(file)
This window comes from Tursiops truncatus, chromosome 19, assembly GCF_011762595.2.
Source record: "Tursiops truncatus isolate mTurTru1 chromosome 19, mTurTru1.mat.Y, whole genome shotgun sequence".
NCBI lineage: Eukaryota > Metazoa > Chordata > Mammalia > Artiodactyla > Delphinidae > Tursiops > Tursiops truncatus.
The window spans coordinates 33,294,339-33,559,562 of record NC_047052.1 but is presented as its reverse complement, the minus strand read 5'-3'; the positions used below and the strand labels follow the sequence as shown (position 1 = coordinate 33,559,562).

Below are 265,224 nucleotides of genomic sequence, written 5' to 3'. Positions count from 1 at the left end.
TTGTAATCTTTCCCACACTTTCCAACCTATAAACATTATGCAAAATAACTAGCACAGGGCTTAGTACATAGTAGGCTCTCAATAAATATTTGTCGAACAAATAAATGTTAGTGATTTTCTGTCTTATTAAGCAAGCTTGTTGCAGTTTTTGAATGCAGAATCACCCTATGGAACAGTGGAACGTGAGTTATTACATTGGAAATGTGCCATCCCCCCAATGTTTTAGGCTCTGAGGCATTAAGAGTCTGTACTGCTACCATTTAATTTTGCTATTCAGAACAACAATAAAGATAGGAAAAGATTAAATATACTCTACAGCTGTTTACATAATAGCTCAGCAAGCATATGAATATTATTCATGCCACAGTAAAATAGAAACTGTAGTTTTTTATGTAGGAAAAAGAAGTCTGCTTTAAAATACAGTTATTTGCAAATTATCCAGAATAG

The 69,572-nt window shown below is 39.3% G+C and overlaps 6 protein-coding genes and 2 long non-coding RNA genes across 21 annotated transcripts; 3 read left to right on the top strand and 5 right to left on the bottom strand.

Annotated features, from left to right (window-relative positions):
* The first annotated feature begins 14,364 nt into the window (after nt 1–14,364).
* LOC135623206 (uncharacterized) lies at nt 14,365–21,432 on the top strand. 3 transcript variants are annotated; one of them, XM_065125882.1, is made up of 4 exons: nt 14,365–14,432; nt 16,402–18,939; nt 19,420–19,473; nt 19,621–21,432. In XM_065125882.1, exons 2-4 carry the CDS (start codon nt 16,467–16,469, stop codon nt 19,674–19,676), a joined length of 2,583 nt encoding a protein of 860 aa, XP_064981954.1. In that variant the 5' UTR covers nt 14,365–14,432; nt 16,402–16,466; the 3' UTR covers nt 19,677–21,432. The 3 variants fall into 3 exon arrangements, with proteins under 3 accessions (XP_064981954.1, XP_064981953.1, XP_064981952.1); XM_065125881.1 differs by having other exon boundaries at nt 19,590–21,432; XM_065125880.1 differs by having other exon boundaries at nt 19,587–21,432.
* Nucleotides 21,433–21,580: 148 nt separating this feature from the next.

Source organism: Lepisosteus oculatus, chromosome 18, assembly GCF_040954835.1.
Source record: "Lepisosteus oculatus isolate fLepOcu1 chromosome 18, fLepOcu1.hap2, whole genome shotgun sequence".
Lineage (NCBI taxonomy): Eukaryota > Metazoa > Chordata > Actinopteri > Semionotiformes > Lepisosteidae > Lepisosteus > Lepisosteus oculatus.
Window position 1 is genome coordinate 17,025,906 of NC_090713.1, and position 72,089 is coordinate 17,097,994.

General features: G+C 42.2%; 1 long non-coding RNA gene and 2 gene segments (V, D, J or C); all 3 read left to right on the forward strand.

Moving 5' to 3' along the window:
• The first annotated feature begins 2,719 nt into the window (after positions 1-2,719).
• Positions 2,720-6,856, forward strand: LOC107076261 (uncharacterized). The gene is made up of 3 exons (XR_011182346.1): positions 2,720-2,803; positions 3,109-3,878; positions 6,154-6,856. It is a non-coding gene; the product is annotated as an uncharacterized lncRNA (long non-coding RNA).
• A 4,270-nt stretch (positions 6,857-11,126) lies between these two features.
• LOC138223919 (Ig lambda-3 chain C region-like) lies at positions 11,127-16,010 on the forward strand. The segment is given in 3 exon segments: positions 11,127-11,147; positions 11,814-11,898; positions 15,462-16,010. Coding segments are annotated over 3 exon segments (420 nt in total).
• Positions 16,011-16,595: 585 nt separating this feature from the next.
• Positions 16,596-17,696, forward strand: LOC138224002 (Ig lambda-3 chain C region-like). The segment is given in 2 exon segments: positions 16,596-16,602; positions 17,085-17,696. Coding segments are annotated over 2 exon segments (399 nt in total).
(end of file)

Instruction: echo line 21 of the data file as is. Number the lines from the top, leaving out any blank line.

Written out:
• LOC138223919 (Ig lambda-3 chain C region-like) lies at positions 11,127-16,010 on the forward strand. The segment is given in 3 exon segments: positions 11,127-11,147; positions 11,814-11,898; positions 15,462-16,010. Coding segments are annotated over 3 exon segments (420 nt in total).